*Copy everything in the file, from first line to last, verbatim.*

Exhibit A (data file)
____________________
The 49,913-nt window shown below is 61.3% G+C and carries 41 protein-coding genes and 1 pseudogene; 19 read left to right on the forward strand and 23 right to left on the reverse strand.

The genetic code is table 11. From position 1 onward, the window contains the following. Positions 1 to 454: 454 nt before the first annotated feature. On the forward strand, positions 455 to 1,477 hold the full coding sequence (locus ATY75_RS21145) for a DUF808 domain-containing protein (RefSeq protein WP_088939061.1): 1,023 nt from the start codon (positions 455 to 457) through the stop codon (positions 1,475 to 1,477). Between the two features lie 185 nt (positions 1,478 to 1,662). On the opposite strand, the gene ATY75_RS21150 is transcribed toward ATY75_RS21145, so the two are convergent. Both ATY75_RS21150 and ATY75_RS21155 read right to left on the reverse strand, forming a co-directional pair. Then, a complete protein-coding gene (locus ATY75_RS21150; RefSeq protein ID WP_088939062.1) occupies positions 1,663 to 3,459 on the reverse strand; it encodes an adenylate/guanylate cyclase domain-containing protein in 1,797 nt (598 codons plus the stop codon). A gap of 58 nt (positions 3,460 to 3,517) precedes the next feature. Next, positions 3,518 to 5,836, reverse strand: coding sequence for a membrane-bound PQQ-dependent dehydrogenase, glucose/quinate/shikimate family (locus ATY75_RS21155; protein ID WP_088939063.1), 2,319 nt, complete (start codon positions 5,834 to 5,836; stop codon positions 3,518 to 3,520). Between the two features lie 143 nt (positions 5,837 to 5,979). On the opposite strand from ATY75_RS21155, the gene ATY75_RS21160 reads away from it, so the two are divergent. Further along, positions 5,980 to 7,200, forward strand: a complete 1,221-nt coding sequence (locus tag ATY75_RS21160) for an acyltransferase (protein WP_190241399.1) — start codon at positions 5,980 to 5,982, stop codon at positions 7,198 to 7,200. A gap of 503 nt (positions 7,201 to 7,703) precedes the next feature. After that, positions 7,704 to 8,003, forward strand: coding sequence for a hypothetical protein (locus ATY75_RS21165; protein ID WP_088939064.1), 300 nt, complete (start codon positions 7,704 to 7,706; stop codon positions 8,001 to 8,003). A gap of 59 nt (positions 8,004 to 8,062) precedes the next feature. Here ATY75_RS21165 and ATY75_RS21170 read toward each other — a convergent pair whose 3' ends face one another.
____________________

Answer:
The 49,913-nt window shown below is 61.3% G+C and carries 41 protein-coding genes and 1 pseudogene; 19 read left to right on the forward strand and 23 right to left on the reverse strand.

The genetic code is table 11. From position 1 onward, the window contains the following. Positions 1 to 454: 454 nt before the first annotated feature. On the forward strand, positions 455 to 1,477 hold the full coding sequence (locus ATY75_RS21145) for a DUF808 domain-containing protein (RefSeq protein WP_088939061.1): 1,023 nt from the start codon (positions 455 to 457) through the stop codon (positions 1,475 to 1,477). Between the two features lie 185 nt (positions 1,478 to 1,662). On the opposite strand, the gene ATY75_RS21150 is transcribed toward ATY75_RS21145, so the two are convergent. Both ATY75_RS21150 and ATY75_RS21155 read right to left on the reverse strand, forming a co-directional pair. Then, a complete protein-coding gene (locus ATY75_RS21150; RefSeq protein ID WP_088939062.1) occupies positions 1,663 to 3,459 on the reverse strand; it encodes an adenylate/guanylate cyclase domain-containing protein in 1,797 nt (598 codons plus the stop codon). A gap of 58 nt (positions 3,460 to 3,517) precedes the next feature. Next, positions 3,518 to 5,836, reverse strand: coding sequence for a membrane-bound PQQ-dependent dehydrogenase, glucose/quinate/shikimate family (locus ATY75_RS21155; protein ID WP_088939063.1), 2,319 nt, complete (start codon positions 5,834 to 5,836; stop codon positions 3,518 to 3,520). Between the two features lie 143 nt (positions 5,837 to 5,979). On the opposite strand from ATY75_RS21155, the gene ATY75_RS21160 reads away from it, so the two are divergent. Further along, positions 5,980 to 7,200, forward strand: a complete 1,221-nt coding sequence (locus tag ATY75_RS21160) for an acyltransferase (protein WP_190241399.1) — start codon at positions 5,980 to 5,982, stop codon at positions 7,198 to 7,200. A gap of 503 nt (positions 7,201 to 7,703) precedes the next feature. After that, positions 7,704 to 8,003, forward strand: coding sequence for a hypothetical protein (locus ATY75_RS21165; protein ID WP_088939064.1), 300 nt, complete (start codon positions 7,704 to 7,706; stop codon positions 8,001 to 8,003). A gap of 59 nt (positions 8,004 to 8,062) precedes the next feature. Here ATY75_RS21165 and ATY75_RS21170 read toward each other — a convergent pair whose 3' ends face one another.